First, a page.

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Thursday, March 25, 2010

Functions of the Many Areas of the Brain

The brain is composed of many different areas. They all have a name and they all have their specific functions they are responsible for. When any of the areas of the brain are compromised, it can cause the brain to malfunction, which in turn can cause areas of the body to malfunction, the compromise can cause unnerving symptoms, or in certain situations, even cause death. Many times you can tell which part of the brain is being compromised by realizing the symtpoms you are having. If you know what areas of the brain are responsible for which tasks, then you may be able to detect which part of the brain is being compromised.

Some of the areas of the brain and their functions are:


The brainstem has several functions. It is the base of the brain, or the lowest extension of the brain where many of the brain's functions pass. It is responsible for breathing, digestion, heart rate, your blood pressure, and your arousal, whether you are awake and alert, or asleep. The majority of the cranial nerves stem from the brainstem. The brainstem is the part of the brain where all fiber tracts pass up and down from the peripheral nerves, pass down the spinal column, and up to the highest part of the brain.


The cerebellum is located at the back of the brain and is responsible for balance and coordination. When the cerebellum is compromised, you may notice problems with ataxia, dizziness, balance and coordination problems, problems walking, talking, or eating. And even problems performing every day tasks.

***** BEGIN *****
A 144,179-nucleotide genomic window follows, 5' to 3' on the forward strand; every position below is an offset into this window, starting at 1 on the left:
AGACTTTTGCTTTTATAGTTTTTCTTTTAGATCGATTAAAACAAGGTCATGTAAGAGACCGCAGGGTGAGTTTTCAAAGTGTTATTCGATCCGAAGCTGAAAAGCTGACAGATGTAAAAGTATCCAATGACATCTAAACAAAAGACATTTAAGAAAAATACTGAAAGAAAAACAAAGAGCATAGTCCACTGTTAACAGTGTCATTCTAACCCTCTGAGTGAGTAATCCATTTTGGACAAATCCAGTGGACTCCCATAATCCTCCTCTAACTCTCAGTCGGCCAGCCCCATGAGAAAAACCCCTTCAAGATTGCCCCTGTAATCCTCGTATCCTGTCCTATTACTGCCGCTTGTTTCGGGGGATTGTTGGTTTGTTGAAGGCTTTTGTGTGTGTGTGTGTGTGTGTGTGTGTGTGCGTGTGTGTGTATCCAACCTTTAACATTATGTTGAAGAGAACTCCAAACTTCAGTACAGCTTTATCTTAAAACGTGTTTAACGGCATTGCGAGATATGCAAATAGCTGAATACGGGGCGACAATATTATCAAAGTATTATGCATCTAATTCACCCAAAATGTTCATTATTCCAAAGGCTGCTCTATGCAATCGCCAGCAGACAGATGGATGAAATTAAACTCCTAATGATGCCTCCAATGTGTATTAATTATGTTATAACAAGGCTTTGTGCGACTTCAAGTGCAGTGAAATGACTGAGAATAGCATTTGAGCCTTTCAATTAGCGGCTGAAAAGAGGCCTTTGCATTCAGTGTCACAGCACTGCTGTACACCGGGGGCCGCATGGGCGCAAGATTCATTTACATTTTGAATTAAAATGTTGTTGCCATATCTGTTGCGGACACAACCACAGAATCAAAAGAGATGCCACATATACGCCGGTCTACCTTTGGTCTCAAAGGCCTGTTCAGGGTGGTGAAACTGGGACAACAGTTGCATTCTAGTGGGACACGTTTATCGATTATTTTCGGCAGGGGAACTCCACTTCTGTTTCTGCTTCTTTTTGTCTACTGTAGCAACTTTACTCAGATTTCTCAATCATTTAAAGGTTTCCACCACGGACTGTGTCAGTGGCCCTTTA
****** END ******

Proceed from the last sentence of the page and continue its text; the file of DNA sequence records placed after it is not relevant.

Frontal Lobe:

The frontal part of the brain is responsible for planning, organizing, attention and other cognitive skills. When your frontal lobe is damaged or there is pressure being put on it, you may notice problems with your emotions or behaviors. You may have difficulty performing simple tasks, much less difficult tasks. Your frontal lobe is responsible for your higher cognitive functions.

Occipital Lobe:

The occipital lobe is the area of the brain that processes visual information. It is the area that helps to process shapes and colors. If there is any damage to this area of the brain, you will notice visual distrubances.

Parietal Lobe:

There are two parietal lobes, (left and right). They are located behind the frontal lobes. Damage to the left parietal lobe will cause problems with your ability to understand either written or spoken language. Damage to the right parietal lobe will cause problems with such things as getting around new and unfamiliar places, or even recognizing old and familiar places. The parietal lobes are also responsible for recognizing such things as touch, size, judgment, texture and weight.

Temporal Lobe:

The temporal lobes are located at each side of the brain (left and right) just about where the ears are. The temporal lobes are responsible for short term memories. The right temporal lobe is responsible primarily for visual memories. The left temporal brain is primarily responsible for verbal memories such as with names and your words.

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